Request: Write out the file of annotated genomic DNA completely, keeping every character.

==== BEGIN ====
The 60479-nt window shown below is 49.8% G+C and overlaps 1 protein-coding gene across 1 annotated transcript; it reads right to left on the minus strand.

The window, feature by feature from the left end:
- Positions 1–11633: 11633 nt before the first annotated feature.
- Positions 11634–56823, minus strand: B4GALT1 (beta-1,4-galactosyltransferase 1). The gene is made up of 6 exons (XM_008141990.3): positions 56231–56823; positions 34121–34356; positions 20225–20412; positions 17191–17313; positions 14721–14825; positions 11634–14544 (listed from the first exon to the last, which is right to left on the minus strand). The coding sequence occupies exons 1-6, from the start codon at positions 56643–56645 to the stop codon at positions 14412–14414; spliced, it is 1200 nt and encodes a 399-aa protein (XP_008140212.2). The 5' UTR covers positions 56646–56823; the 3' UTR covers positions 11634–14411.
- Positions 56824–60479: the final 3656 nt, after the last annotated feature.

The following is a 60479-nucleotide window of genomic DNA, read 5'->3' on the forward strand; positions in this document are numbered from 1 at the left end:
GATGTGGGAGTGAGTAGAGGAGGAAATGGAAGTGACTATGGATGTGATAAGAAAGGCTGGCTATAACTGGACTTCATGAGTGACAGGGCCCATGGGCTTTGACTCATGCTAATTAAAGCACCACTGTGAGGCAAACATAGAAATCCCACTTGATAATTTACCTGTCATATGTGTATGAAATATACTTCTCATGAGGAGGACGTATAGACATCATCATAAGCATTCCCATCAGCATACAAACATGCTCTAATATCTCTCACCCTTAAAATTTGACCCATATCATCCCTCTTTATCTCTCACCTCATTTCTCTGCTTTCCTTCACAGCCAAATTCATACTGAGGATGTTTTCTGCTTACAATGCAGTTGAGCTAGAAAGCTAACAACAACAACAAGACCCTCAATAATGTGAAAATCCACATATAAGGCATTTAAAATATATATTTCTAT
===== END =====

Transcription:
The 60479-nt window shown below is 49.8% G+C and overlaps 1 protein-coding gene across 1 annotated transcript; it reads right to left on the minus strand.

The window, feature by feature from the left end:
- Positions 1–11633: 11633 nt before the first annotated feature.
- Positions 11634–56823, minus strand: B4GALT1 (beta-1,4-galactosyltransferase 1). The gene is made up of 6 exons (XM_008141990.3): positions 56231–56823; positions 34121–34356; positions 20225–20412; positions 17191–17313; positions 14721–14825; positions 11634–14544 (listed from the first exon to the last, which is right to left on the minus strand). The coding sequence occupies exons 1-6, from the start codon at positions 56643–56645 to the stop codon at positions 14412–14414; spliced, it is 1200 nt and encodes a 399-aa protein (XP_008140212.2). The 5' UTR covers positions 56646–56823; the 3' UTR covers positions 11634–14411.
- Positions 56824–60479: the final 3656 nt, after the last annotated feature.

The following is a 60479-nucleotide window of genomic DNA, read 5'->3' on the forward strand; positions in this document are numbered from 1 at the left end:
GATGTGGGAGTGAGTAGAGGAGGAAATGGAAGTGACTATGGATGTGATAAGAAAGGCTGGCTATAACTGGACTTCATGAGTGACAGGGCCCATGGGCTTTGACTCATGCTAATTAAAGCACCACTGTGAGGCAAACATAGAAATCCCACTTGATAATTTACCTGTCATATGTGTATGAAATATACTTCTCATGAGGAGGACGTATAGACATCATCATAAGCATTCCCATCAGCATACAAACATGCTCTAATATCTCTCACCCTTAAAATTTGACCCATATCATCCCTCTTTATCTCTCACCTCATTTCTCTGCTTTCCTTCACAGCCAAATTCATACTGAGGATGTTTTCTGCTTACAATGCAGTTGAGCTAGAAAGCTAACAACAACAACAAGACCCTCAATAATGTGAAAATCCACATATAAGGCATTTAAAATATATATTTCTAT